The back­ground

While Cleve­land wedges have en­joyed a solid resur­gence dur­ing the past cou­ple of years, it’s im­por­tant to re­mem­ber that the com­pany ‘owned’ the wedge cat­e­gory 15 years ago

with some 30 tour pros — in­clud­ing the likes of Vi­jay Singh and David Toms — us­ing the equip­ment. In fact, the main rea­son why cur­rent flag­ship staff player Graeme McDow­ell signed for Cleve­land was his re­la­tion­ship with the com­pany dur­ing his col­lege days at the Uni­ver­sity of Alabama where he played the 588 wedges. At the Euro­pean Open in 2002, Michael Camp­bell showed up at the K-Club, took one look at the course and re­placed his spon­sor’s wedges with three Cleve­lands. He went on to win the event and af­ter­wards claimed the clubs saved him four shots a round.

Cleve­land was also the first man­u­fac­turer to show the wedge-buy­ing public that they meant busi­ness.

If you had stepped into the com­pany’s tour trailer a decade or so ago, you would have en­coun­tered a mind-blow­ing ar­ray of wedges in dif­fer­ent ma­te­ri­als, fin­ishes, bounces and grinds. Then some­thing strange hap­pened. Out of the blue, Cleve­land switched to a more sim­plis­tic mar­ket­ing mes­sage. The com­pany reined in the num­ber of op­tions it of­fered and, in do­ing so, al­lowed sev­eral other man­u­fac­tur­ers to po­si­tion them­selves as a spe­cial­ist tour brand.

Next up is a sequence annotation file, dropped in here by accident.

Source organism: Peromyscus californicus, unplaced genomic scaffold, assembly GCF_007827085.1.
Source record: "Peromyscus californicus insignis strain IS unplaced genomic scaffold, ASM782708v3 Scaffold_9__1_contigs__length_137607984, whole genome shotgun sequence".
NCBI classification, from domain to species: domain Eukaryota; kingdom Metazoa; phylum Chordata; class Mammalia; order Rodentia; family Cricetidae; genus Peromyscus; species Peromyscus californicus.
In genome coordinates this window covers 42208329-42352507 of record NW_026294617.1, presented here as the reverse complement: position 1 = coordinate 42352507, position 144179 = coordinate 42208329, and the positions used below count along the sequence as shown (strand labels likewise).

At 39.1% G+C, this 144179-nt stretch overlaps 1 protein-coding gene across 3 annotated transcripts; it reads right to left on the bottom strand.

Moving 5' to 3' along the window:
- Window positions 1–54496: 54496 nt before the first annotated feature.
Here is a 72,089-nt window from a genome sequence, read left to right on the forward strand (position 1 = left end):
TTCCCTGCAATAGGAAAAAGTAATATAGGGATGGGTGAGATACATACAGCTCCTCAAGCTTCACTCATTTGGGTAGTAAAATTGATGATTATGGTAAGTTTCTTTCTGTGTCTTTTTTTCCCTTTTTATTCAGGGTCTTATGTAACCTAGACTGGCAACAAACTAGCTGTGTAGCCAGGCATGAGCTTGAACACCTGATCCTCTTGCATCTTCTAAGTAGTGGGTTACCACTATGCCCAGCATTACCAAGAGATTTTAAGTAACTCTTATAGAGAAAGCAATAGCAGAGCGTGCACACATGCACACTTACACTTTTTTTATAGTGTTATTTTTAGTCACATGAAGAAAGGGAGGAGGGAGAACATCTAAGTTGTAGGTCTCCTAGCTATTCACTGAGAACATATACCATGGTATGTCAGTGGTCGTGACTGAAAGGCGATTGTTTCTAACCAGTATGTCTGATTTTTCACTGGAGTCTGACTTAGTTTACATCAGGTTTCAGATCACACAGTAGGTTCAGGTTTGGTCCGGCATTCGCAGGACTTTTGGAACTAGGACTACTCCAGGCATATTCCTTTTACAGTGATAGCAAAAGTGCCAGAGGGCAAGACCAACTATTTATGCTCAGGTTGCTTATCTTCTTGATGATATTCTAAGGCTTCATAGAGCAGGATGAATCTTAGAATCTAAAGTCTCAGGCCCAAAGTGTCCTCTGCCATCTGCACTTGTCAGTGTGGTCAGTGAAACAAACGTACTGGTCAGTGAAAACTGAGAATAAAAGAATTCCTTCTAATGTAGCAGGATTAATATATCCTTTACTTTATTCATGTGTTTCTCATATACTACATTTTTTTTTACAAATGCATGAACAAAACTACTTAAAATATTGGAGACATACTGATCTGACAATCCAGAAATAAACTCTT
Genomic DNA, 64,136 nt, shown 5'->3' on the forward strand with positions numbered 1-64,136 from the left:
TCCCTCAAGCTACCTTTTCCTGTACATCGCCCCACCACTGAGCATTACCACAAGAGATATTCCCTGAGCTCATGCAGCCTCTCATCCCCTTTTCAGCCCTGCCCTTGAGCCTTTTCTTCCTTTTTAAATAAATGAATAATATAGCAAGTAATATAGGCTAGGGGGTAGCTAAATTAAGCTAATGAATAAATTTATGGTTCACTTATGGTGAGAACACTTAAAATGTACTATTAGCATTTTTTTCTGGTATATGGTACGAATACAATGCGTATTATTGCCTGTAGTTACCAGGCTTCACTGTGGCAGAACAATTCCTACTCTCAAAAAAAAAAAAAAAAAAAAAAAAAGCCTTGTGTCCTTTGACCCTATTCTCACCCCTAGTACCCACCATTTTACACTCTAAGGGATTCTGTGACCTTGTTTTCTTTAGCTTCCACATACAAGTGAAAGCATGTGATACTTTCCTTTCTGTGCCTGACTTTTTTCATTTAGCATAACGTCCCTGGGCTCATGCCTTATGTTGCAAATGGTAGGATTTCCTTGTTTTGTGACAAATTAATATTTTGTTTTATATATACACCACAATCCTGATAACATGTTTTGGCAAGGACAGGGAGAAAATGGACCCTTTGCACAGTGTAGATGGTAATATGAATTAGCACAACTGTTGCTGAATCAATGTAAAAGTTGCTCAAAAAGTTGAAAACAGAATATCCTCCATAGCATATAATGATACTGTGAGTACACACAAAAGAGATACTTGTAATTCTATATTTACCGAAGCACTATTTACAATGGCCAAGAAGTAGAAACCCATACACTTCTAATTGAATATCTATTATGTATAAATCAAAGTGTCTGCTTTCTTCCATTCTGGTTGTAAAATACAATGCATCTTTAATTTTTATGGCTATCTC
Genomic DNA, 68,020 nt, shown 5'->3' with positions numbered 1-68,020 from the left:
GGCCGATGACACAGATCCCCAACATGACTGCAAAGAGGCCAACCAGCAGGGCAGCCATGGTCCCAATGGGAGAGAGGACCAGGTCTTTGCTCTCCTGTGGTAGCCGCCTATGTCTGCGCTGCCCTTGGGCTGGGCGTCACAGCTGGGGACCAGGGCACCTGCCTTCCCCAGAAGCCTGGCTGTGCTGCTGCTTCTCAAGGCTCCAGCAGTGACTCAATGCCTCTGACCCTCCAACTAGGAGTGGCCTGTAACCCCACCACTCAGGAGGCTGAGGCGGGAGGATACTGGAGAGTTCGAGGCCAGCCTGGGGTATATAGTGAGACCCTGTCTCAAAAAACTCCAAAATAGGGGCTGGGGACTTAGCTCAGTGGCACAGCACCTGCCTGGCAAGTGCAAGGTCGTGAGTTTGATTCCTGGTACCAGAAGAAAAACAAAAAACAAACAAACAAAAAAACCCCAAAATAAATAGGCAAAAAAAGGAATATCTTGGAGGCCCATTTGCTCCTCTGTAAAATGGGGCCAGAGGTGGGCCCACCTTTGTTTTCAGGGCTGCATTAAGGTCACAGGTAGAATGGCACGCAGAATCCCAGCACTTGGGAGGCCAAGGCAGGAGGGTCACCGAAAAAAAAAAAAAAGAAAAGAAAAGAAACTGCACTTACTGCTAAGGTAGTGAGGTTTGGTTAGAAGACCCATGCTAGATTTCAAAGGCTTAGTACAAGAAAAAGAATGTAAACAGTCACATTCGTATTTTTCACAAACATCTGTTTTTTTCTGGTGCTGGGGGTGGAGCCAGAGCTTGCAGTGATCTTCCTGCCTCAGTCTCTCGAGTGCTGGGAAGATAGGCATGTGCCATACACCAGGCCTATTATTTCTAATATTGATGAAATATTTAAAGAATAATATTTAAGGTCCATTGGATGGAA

Dur­ing the past few years, how­ever, Cleve­land has re­stored its wedge de­sign mojo with a suc­ces­sion of clas­sic tour-in­spired wedges and the restora­tion of a full range of loft, bounce, grind and fin­ish op­tions. The new forged 588 RTX 2.0 is the com­bi­na­tion of the com­pany’s most iconic head de­sign with its lat­est high-per­for­mance groove tech­nol­ogy.

Call­away Mack Daddy 2

The back­ground

Call­away has been in and around the spe­cial­ist wedge mar­ket now for the best part of two decades with­out, it is fair to say, re­ally set­ting the cat­e­gory on fire. In one

re­spect this is not un­usual given that Call­away’s early spe­cial­ism was cre­at­ing chunky cav­i­ty­backed club­heads. On the other hand, it is sur­pris­ing when you con­sider that the com­pany’s chief designer is none other than Roger Cleve­land, the founder of Cleve­land Golf and the cre­ator of ar­guably the most iconic wedge ever — the afore­men­tioned clas­sic RTG 588.

That’s not to say there haven’t been a few stand­out suc­cesses along the way in re­cent years. The X-Forged Chromes were sen­sa­tional in both styling and per­for­mance while the orig­i­nal Mack Dad­dys also com­fort­ably held their own on tour. By and large, though, re­cent Call­away wedges have been just a lit­tle too con­ser­va­tive to re­ally set the pulse rac­ing.

If you’re won­der­ing why Call­away chose the name Mack Daddy, the an­swer lies with Phil Mick­el­son. Ac­cord­ing to Roger Cleve­land, Mick­el­son was at the com­pany’s test cen­tre in Cal­i­for­nia testing some new pro­to­type de­signs. Af­ter hit­ting a full-length lob wedge shot that sucked back about 40 feet when it hit the green, Lefty looked at the shred­ded ball, then down at the face of the wedge, and ex­claimed, “That’s my Mack Daddy groove.”

The Tour Wedge Test

Be­cause wedges can be used to hit a va­ri­ety of shots, each club was tested in a wide range of sit­u­a­tions, from full-out ap­proach shots to del­i­cate dinks and bumpand-runs around the green, and from dif­fer­ent types of lies. In ad­di­tion, an in­door com­po­nent, us­ing Flightscope and GC2 launch mon­i­tors, tracked dis­tance, spin and launch rates.

First up was the Ping Glide. The gen­eral feel­ing among the testers was that this is the best­look­ing Ping wedge to emerge from Phoenix in many years. While the ini­tial pref­er­ence was for the slightly slicker and sleeker